July: Sinking Valleys & Rising Ranges, Ripe for Change Screening + More

This email contains graphics, so if you don't see them, view it in your browser.




In this Newsletter

Weekly Blog Round Up

"Ripe for Change" Film Screening & Discussion

Don Villarejo's Collected Papers

Association of Farmworker Opportunity Programs "Migrant & Seasonal Children Farmworker Art & Essay Contest"

Farmworker Reality Tour


  California Institute for Rural Studies (CIRS) is the only California non-profit with a mission to conduct public interest research that strengthens social justice and increases the sustainability of California's rural communities.

  Keep in touch!




California Institute for Rural Studies Weekly Blog Round Up

In the last month on our blog, Annie Beaman, CIRS’ Research and Strategy Coordinator, wrote four great pieces:
"Drought Trumps Water Rights," "The Wild-Wild West of Weed," "To Pump or Not to Pump?" and then last week, "Sinking Valleys & Rising Ranges," which is below.
 All articles are featured on our website in the Rural California Report Blog, and are available there as free downloadable files.

Sinking Valleys & Rising Ranges

By Annie Beaman

In the San Joaquin Valley, water is pumped out of aquifers at roughly twice the rate of replenishment through precipitation. Groundwater overdraft is a common phenomenon all over California, where demand for water outweighs supply. This is especially true during drought years, and of paramount concern right now because of California’s multiyear drought. Underground water levels have declined as much as 200 feet in the San Joaquin Valley during the past two years alone.


This year, California water experts estimate that over-pumping from groundwater aquifers will make up for over 1.5 trillion gallons of water that will not be delivered through the state’s extensive surface water projects. Compensating with groundwater is a risky and costly enterprise. UC Davis predicts that the increased groundwater use will cost nearly $500 million, with the greatest share of resource and economic impacts occurring in the San Joaquin Valley and the Tulare Lake Basin.  Continue reading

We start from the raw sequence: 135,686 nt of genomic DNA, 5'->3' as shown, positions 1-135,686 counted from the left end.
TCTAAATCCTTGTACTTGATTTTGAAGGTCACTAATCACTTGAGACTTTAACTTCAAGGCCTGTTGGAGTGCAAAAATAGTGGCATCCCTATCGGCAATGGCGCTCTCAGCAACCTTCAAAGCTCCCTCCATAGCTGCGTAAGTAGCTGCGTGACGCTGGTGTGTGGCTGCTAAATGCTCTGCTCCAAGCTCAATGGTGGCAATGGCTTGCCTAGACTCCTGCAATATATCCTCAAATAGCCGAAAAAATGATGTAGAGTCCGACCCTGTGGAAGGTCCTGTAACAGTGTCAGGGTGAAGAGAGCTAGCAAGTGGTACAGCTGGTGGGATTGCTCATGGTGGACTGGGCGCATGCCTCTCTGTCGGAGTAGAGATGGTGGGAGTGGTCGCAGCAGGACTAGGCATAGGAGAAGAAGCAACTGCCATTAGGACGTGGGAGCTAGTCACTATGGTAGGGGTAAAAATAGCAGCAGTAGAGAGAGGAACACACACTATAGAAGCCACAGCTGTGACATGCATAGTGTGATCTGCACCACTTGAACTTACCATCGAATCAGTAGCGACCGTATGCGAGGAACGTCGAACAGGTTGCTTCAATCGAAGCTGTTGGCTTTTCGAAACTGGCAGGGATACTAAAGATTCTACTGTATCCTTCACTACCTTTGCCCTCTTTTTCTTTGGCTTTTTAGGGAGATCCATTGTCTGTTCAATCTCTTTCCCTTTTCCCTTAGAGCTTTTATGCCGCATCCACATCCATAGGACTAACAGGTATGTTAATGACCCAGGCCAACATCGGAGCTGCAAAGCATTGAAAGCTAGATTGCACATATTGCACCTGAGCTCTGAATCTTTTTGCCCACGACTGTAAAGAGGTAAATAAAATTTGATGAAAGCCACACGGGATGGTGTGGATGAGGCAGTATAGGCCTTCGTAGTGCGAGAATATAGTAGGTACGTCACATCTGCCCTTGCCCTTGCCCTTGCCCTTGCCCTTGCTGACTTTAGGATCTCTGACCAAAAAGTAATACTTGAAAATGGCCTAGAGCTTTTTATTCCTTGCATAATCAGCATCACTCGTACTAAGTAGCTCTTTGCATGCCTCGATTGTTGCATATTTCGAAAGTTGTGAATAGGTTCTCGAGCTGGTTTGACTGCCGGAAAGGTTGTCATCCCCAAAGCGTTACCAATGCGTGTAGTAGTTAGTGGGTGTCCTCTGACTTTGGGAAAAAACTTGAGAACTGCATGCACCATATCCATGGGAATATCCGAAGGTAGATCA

"Ripe for Change" Film Screening & Discussion Sunday, July 13 from 4-7pm, in Vallejo

Join CIRS for what we hope will be the first in a series of engaging events on "Just what is Fair Food?" Taking a nudge from our own multi-media production, "Fair Food - From Field to Table," we wanted to host an event bringing films & advocates together, keeping the discussion going.

For our first film we'll be featuring "Ripe for Change," by Bay Area filmmaker Jed Riffe, who will be with us to talk and take questions after the film.

"This fascinating documentary explores the intersection of food and politics in California over the last 30 years. It illuminates the complex forces struggling for control of the future of California's agriculture.The film examines a host of thorny questions: What are the trade-offs between the ability to produce large quantities of food versus the health of workers, consumers, and the planet?"

We're also excited to show a sneak peak trailer for a new film in the works, "Rhythms of the Land," by filmmaker, anthropologist & activist Dr. Gail Myers, and she will also be with us to introduce her film and take part in the questions and discussions after the film. "Rhythms of the Land" is a documentary film project, a valentine to generations of black farmers from the enslavement period to the present, whose intense love of the land and dedication to community enabled them to survive against overwhelming odds."